And for this meal, not wanting to lose the delicacy of the meal in alcohol, I chose the non-alcoholic pairings and had a fascinating, if not always easy, series of teas and concocted sodas— though there was one, using roasted barley, which immediately conjured up a very midwestern picture indeed. I even passed it around and the same thought occurred to others in our party— “Convenience store on the highway.” Somehow the roasted barley suggested, with remarkable precision, the smell of a 7/11-type mini-mart downstate, mixing coffee burning in industrial pots with donuts in the air, maybe a little pine-scented air freshener. The power of food to evoke specific places at Next is truly extraordinary, even when it may not be intentional.


Pickled complements to something or other. See more of my photos at Grub Street.

* * *

Before Next I stopped at La Sirena Clandestina, John Manion’s South American-inspired restaurant (see my interview with him here), to have the drink that would take the edge off and ease me into an evening of non-alcoholic pairings. (As it turned out, Next had the same idea; even the non-alcoholic meal started with sake.) I didn’t taste anything, but I could tell I’d be happy hanging out here and eating Manion’s Brazilian comfort food.

And so I did and I was. La Sirena Clandestina reminded me of its neighbor down the next block, Vera, which is never a bad comparison— the restaurant with the least touristy frillery evoking the place turns out to be the one most true to the spirit. (Well, never bad except to Michelin, who overlooked my favorite restaurant of the year entirely in favor of mediocre white tablecloth spots.) I’ve been kind of burned out on South American food in Chicago— too much of it seems muted, like canned food, a dim reflection of what must be brighter and livelier at home. Manion puts the life back into South American flavors in dishes that had the freshness of good ingredients, whether it was an empanada filled with sharp, funky lamb merguez, a tart shaved brussel sprout salad, or massive shrimp dripping with butter, char flavor and the sea. Best of all is moqueca, something like a South American risotto in that shrimp, mussels and some kind of white fish sit atop a heat-tinged soupy rice which is incredibly comforting (but has too much kick to be lulling). As at Vera, things tastes like themselves and are never dressed up to the point of losing themselves; only enough to be even more of themselves. There’s an essential honesty to the cooking that puts La Sirena instantly among my favorite openings of the year.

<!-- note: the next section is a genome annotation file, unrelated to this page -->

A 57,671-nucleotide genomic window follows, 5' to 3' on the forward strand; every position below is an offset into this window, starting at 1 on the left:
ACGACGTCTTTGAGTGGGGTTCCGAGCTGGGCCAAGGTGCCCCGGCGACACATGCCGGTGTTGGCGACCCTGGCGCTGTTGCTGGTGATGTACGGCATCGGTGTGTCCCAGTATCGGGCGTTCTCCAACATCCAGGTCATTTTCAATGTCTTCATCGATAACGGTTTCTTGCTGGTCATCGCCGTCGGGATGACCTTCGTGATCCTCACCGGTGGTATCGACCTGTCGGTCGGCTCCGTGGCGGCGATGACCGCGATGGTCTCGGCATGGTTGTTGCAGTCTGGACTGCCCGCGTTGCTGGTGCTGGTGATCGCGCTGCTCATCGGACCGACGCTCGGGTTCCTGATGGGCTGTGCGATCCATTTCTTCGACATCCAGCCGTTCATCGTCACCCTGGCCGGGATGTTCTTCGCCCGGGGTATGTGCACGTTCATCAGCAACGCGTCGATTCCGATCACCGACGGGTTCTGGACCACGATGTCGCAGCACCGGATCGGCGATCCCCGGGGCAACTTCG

* * *

Strikingly similar to some of La Sirena’s stewy dishes is a dish like the African chicken at Fat Rice, a comforting dish full of good fresh finds (hunks of potato or whatever) hidden beneath its main protein. Otherwise Fat Rice, which is mostly Asian and specifically aimed at recreating Macanese food (the food of the Portuguese colony of Macau, and its European influences), is mostly about Asian flavors, but there are similar virtues in the way it highlights fresh ingredients. The dishes that have equivalents in local Asian restaurants bring brightness and clean flavors to sometimes muddled dishes like potstickers or the flat noodles in XO sauce.

Other dishes are, mostly, just simple and good— a crispy grilled sardine, or a clear pumpkin broth. I don’t think the food is as sharpened to a fine point of finesse as Manion’s food at La Sirena is; his is great out of the gate, Fat Rice (which just opened a week ago; we may in fact have been the first customers to actually eat on its opening night, though it had been doing soft opening dinners for several days) will be more of a journey of discovery. As comfortable as a dish like the African chicken is, you want to believe there’s a sharper, more refined dish to be found within it. Yet there’s so much to like here already in terms of good ingredients and honest approach that it, too, becomes an immediate favorite; I will be happy to see how it’s progressing every few months or so. And to congratulate when it wins a Bib Gourmand, Michelin’s pat on the head to restaurants they don’t quite get, but feel like they should be seen to like a little.

Disclosure: I was known to, and comped some items at, both La Sirena Clandestina and Fat Rice.